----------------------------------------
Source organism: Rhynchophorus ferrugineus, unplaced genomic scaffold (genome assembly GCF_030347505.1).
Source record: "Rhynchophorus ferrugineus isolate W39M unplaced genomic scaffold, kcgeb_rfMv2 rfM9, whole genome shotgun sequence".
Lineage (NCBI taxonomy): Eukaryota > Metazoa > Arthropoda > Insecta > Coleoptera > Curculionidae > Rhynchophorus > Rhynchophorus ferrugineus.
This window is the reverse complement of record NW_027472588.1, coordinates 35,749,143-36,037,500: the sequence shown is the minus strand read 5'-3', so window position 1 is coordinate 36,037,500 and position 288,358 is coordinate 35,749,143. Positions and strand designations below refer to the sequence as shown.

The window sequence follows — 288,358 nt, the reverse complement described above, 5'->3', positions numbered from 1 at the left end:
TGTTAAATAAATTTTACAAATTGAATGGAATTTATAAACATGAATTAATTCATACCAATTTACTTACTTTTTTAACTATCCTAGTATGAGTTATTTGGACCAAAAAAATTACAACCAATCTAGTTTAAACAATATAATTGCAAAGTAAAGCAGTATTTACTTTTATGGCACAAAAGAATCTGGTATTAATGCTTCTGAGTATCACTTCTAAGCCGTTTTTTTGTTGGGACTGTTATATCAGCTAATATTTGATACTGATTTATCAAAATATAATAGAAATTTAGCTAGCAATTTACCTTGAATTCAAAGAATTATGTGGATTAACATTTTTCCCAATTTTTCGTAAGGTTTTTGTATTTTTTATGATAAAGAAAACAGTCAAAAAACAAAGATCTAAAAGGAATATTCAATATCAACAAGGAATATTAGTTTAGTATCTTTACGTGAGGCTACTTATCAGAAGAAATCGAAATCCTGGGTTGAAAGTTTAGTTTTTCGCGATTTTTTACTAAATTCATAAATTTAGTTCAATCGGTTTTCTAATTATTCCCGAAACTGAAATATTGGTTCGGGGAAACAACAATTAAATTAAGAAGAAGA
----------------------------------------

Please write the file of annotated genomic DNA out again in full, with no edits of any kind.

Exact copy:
Source organism: Rhynchophorus ferrugineus, unplaced genomic scaffold (genome assembly GCF_030347505.1).
Source record: "Rhynchophorus ferrugineus isolate W39M unplaced genomic scaffold, kcgeb_rfMv2 rfM9, whole genome shotgun sequence".
Lineage (NCBI taxonomy): Eukaryota > Metazoa > Arthropoda > Insecta > Coleoptera > Curculionidae > Rhynchophorus > Rhynchophorus ferrugineus.
This window is the reverse complement of record NW_027472588.1, coordinates 35,749,143-36,037,500: the sequence shown is the minus strand read 5'-3', so window position 1 is coordinate 36,037,500 and position 288,358 is coordinate 35,749,143. Positions and strand designations below refer to the sequence as shown.

The window sequence follows — 288,358 nt, the reverse complement described above, 5'->3', positions numbered from 1 at the left end:
TGTTAAATAAATTTTACAAATTGAATGGAATTTATAAACATGAATTAATTCATACCAATTTACTTACTTTTTTAACTATCCTAGTATGAGTTATTTGGACCAAAAAAATTACAACCAATCTAGTTTAAACAATATAATTGCAAAGTAAAGCAGTATTTACTTTTATGGCACAAAAGAATCTGGTATTAATGCTTCTGAGTATCACTTCTAAGCCGTTTTTTTGTTGGGACTGTTATATCAGCTAATATTTGATACTGATTTATCAAAATATAATAGAAATTTAGCTAGCAATTTACCTTGAATTCAAAGAATTATGTGGATTAACATTTTTCCCAATTTTTCGTAAGGTTTTTGTATTTTTTATGATAAAGAAAACAGTCAAAAAACAAAGATCTAAAAGGAATATTCAATATCAACAAGGAATATTAGTTTAGTATCTTTACGTGAGGCTACTTATCAGAAGAAATCGAAATCCTGGGTTGAAAGTTTAGTTTTTCGCGATTTTTTACTAAATTCATAAATTTAGTTCAATCGGTTTTCTAATTATTCCCGAAACTGAAATATTGGTTCGGGGAAACAACAATTAAATTAAGAAGAAGA